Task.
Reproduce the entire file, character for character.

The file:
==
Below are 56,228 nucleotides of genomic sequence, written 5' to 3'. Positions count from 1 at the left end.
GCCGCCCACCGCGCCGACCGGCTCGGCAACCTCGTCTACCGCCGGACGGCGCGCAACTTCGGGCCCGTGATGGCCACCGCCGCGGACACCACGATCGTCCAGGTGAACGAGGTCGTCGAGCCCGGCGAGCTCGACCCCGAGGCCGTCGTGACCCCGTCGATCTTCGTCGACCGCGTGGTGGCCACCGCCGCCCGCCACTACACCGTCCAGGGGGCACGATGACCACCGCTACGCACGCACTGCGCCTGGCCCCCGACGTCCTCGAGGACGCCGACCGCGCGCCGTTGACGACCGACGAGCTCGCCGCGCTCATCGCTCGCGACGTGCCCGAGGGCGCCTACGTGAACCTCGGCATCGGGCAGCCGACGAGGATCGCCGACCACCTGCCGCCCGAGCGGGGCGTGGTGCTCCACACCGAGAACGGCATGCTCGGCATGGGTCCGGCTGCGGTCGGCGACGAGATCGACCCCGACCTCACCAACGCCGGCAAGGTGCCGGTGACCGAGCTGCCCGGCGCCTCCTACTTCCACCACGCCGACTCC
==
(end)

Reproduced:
Below are 56,228 nucleotides of genomic sequence, written 5' to 3'. Positions count from 1 at the left end.
GCCGCCCACCGCGCCGACCGGCTCGGCAACCTCGTCTACCGCCGGACGGCGCGCAACTTCGGGCCCGTGATGGCCACCGCCGCGGACACCACGATCGTCCAGGTGAACGAGGTCGTCGAGCCCGGCGAGCTCGACCCCGAGGCCGTCGTGACCCCGTCGATCTTCGTCGACCGCGTGGTGGCCACCGCCGCCCGCCACTACACCGTCCAGGGGGCACGATGACCACCGCTACGCACGCACTGCGCCTGGCCCCCGACGTCCTCGAGGACGCCGACCGCGCGCCGTTGACGACCGACGAGCTCGCCGCGCTCATCGCTCGCGACGTGCCCGAGGGCGCCTACGTGAACCTCGGCATCGGGCAGCCGACGAGGATCGCCGACCACCTGCCGCCCGAGCGGGGCGTGGTGCTCCACACCGAGAACGGCATGCTCGGCATGGGTCCGGCTGCGGTCGGCGACGAGATCGACCCCGACCTCACCAACGCCGGCAAGGTGCCGGTGACCGAGCTGCCCGGCGCCTCCTACTTCCACCACGCCGACTCC